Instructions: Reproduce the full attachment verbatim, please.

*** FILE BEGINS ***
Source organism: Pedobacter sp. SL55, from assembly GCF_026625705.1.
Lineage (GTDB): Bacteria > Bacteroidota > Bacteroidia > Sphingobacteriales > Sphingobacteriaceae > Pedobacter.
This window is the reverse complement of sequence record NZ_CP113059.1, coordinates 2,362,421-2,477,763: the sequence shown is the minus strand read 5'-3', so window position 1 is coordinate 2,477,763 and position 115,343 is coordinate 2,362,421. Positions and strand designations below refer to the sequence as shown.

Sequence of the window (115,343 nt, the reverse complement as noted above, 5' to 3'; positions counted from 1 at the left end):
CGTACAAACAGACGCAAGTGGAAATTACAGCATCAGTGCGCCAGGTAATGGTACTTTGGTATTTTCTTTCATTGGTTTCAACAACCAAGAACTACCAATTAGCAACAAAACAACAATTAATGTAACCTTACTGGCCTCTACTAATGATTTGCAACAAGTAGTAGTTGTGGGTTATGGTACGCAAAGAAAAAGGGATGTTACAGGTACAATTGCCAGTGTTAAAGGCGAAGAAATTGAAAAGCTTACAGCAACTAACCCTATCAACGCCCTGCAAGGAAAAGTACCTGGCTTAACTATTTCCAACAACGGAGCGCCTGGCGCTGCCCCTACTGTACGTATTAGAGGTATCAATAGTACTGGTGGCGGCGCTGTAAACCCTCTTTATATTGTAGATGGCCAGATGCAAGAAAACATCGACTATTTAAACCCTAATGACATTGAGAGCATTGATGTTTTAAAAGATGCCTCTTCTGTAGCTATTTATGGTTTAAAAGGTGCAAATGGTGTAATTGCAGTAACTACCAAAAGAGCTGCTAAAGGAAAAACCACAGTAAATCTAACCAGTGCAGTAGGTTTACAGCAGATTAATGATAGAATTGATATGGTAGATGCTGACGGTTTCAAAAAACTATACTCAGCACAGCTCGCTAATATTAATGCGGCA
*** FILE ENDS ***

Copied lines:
Source organism: Pedobacter sp. SL55, from assembly GCF_026625705.1.
Lineage (GTDB): Bacteria > Bacteroidota > Bacteroidia > Sphingobacteriales > Sphingobacteriaceae > Pedobacter.
This window is the reverse complement of sequence record NZ_CP113059.1, coordinates 2,362,421-2,477,763: the sequence shown is the minus strand read 5'-3', so window position 1 is coordinate 2,477,763 and position 115,343 is coordinate 2,362,421. Positions and strand designations below refer to the sequence as shown.

Sequence of the window (115,343 nt, the reverse complement as noted above, 5' to 3'; positions counted from 1 at the left end):
CGTACAAACAGACGCAAGTGGAAATTACAGCATCAGTGCGCCAGGTAATGGTACTTTGGTATTTTCTTTCATTGGTTTCAACAACCAAGAACTACCAATTAGCAACAAAACAACAATTAATGTAACCTTACTGGCCTCTACTAATGATTTGCAACAAGTAGTAGTTGTGGGTTATGGTACGCAAAGAAAAAGGGATGTTACAGGTACAATTGCCAGTGTTAAAGGCGAAGAAATTGAAAAGCTTACAGCAACTAACCCTATCAACGCCCTGCAAGGAAAAGTACCTGGCTTAACTATTTCCAACAACGGAGCGCCTGGCGCTGCCCCTACTGTACGTATTAGAGGTATCAATAGTACTGGTGGCGGCGCTGTAAACCCTCTTTATATTGTAGATGGCCAGATGCAAGAAAACATCGACTATTTAAACCCTAATGACATTGAGAGCATTGATGTTTTAAAAGATGCCTCTTCTGTAGCTATTTATGGTTTAAAAGGTGCAAATGGTGTAATTGCAGTAACTACCAAAAGAGCTGCTAAAGGAAAAACCACAGTAAATCTAACCAGTGCAGTAGGTTTACAGCAGATTAATGATAGAATTGATATGGTAGATGCTGACGGTTTCAAAAAACTATACTCAGCACAGCTCGCTAATATTAATGCGGCA